“Unrelenting” and “awful”, that’s how a couple of senior MPs put it to me today as they hunkered down in Westminster to wait for the Sue Gray report.
And who wouldn’t feel fed up when faced with this level of attrition? Every day new blows rain down on the prime minister and No 10, with his own MPs caught in the crossfire.
Just this afternoon, leaked official emails revealed the prime minister had personally intervened to help evacuate over 150 stray cats and dogs from Afghanistan.
This contradicted his on-camera claim that he hadn’t stepped in to help Pen Farthing, founder of charity Nowzad, to secure safe passage for animals from Kabul at a time when fleeing Afghans were unable to board flights.
On Monday there were the new revelations of a No 10 gathering, complete with cake to celebrate the PM’s birthday, during the first lockdown when such meetings were banned. Yesterday, the Metropolitan Police launched a criminal investigation into events at Downing Street after concluding parties crossed the threshold for a “serious and flagrant” breach of lockdown rules. Our prime minister now faces being questioned by the police, under caution or as a witness. Is there anything more unedifying than that?
But what MPs are really bracing for is the much-awaited Sue Gray report. There’s no doubt its findings could trigger a vote of no confidence in the prime minister, which is why its publication has become such a pivotal moment for Boris Johnson and his government. Many MPs have publicly said they are holding their judgement over his future until they have seen this report.
“If Gray finds deliberate wrongdoing by Boris Johnson or any outright disregard of the rules, I think enough of my colleagues will say enough is enough and call for a vote of confidence,” is how one former cabinet minister put it to me.
Boris Johnson and his allies know all too well the acute political danger he is in. A week ago, when he faced the cameras to answer accusations that he did know in advance about the ‘Bring Your Own Booze’ gathering in Downing Street on 20 May 2020, he looked defeated. Now in the kill zone, he’s fighting – hard.
And in recent days, the “Save Boris” operation has kicked into gear, organised by old allies – such as Conor Burns and Nigel Adams – and smart organisers, such as former deputy chief whip Chris Pincher and transport secretary Grant Shapps, who helped run the MPs operation for Mr Johnson’s leadership bid back in July 2019.
In the Chamber on Wednesday you saw the operation in effect. Whereas last week Mr Johnson opened PMQs only to watch Bury South MP Christian Wakeford defect to Labour and see party grandee David Davis demand his resignation, this week Mr Johnson was enveloped by cheering colleagues and supportive interventions.
Arguably Mr Johnson’s predicament has worsened since a week ago – new revelations and a police investigation – but he seems, for now, to be slightly less at sea.
“I think there is an increasing sense of perspective, especially considering the Ukranian situation and the rise of a new election with a new untested leader against one who recently won a majority of 80,” said one senior minister who has been trying to shore up support for Mr Johnson. “I think this is focusing minds.”
This is the tactic being used by Mr Johnson’s team: to try to reassure waverers it’s better the devil you know than the devil you don’t, while reminding MPs the public will be unforgiving should the party be changing its a leader at a time of a possible overseas conflict and domestic cost-of-living crisis.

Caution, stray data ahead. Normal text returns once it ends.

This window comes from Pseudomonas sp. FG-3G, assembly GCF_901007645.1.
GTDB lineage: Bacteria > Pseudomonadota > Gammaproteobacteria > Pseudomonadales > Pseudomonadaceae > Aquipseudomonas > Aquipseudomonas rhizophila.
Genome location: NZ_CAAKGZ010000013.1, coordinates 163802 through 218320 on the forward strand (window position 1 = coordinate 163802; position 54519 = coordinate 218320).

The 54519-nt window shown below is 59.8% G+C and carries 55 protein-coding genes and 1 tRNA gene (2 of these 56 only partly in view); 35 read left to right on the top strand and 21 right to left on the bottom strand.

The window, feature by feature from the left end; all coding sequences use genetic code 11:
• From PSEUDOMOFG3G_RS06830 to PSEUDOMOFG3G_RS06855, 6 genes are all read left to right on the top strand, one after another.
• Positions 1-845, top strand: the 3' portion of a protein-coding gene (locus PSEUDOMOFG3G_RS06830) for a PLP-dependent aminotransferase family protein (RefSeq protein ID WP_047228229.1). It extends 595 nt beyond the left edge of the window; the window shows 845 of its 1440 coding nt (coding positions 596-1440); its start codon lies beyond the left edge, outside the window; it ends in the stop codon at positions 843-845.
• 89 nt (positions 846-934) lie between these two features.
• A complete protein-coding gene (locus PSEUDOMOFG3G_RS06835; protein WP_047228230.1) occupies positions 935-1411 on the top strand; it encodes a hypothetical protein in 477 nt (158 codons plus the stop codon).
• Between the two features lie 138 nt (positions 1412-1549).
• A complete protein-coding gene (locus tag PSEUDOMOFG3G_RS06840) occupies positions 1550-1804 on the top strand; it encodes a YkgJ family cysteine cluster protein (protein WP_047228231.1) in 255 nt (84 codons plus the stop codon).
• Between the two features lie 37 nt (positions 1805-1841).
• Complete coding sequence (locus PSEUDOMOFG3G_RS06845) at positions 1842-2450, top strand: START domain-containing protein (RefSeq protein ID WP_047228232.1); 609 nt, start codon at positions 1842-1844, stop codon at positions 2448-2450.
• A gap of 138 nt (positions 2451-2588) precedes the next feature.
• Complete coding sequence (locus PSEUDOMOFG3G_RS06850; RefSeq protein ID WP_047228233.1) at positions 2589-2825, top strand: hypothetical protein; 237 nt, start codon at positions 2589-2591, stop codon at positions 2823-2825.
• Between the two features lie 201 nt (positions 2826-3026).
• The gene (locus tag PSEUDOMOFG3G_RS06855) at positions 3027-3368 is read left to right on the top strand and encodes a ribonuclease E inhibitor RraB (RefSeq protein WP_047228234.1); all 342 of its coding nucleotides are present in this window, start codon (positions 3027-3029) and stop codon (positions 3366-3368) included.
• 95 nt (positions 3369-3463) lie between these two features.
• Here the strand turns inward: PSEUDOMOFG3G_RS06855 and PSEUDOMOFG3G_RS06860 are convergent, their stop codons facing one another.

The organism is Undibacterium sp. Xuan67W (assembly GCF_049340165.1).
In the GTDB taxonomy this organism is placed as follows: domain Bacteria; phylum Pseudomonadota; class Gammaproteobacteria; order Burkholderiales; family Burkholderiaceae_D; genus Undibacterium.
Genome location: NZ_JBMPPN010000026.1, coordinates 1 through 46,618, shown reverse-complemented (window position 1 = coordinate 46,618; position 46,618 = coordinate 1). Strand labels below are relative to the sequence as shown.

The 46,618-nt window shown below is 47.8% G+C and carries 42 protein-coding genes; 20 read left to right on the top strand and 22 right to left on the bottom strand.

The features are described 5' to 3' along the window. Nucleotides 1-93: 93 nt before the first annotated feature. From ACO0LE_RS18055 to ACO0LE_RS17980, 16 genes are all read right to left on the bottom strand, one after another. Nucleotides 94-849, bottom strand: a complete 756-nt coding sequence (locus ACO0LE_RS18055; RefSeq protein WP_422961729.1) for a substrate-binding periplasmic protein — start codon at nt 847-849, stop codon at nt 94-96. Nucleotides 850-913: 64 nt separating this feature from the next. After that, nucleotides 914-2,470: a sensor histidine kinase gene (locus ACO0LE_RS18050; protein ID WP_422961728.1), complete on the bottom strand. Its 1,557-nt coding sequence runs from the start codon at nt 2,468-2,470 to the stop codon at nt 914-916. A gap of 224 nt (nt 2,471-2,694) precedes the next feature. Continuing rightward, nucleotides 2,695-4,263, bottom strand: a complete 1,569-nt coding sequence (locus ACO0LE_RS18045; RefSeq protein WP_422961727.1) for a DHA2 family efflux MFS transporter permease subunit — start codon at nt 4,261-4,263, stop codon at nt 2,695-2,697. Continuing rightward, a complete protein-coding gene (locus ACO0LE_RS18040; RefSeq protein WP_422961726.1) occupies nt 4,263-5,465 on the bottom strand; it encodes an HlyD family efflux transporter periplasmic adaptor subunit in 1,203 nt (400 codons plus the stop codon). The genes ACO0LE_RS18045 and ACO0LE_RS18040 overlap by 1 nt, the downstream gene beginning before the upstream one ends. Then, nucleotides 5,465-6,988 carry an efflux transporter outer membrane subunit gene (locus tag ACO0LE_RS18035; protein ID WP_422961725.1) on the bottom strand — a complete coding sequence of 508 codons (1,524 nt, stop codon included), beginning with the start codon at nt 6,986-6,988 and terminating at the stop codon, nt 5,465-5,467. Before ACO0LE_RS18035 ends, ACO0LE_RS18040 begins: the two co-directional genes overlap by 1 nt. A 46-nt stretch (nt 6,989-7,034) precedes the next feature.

One senior neutral backbencher told me they think the “Save Boris” operation is doing a good job. “They are definitely steadying the ship. The question is now dividing into two parts: does Boris Johnson survive for now, given the prospect of replacing him is too grizzly and draining? And then, does he lead us into the next election? If we save him now but he’s still flatlining in a few months, well then that is a question for later in the year.”
But all of these efforts could come to nothing should the Sue Gray report deliver evidence that condemns the PM in the eyes of wavering MPs.
For all Mr Johnson’s allies, there are plenty of opponents. It is known there’s a lot of unease amongst the 50-strong One Nation Tories who were ostracised by this PM and his team over Brexit. This group doesn’t operate as a unit and will take decisions individually, but it’s fair to say a lot of them are thoroughly fed up with Mr Johnson. There is also the band of 2019-ers who were poised to put letters in last week and are now waiting to see what the Gray report says.
And for all the speculation about the report, no-one really knows what is in it apart from Sue Gray. We don’t know when it will be delivered to Number 10, ready for publication, although the expectation is that it could come as early as tonight and certainly within the coming days. I’m told by government sources that Ms Gray is checking the report with lawyers, human resources and the Met Police to make sure what she sends to Downing Street can be published in full.
MPs will then have to decide whether they can fall in behind him or call for him to go. He’s in the danger zone. The best he can hope for is to avoid a confidence vote, which will be triggered should 54 of his own MPs decide they’ve had enough and submit letters of no confidence.
But even if he can survive the coming weeks, can he ever really recover in the eyes of the public and his party? It was just over two years ago that Boris Johnson won a majority of 80. Now he’s in office but not in power. I’ve never witnessed such an astonishing fall from grace.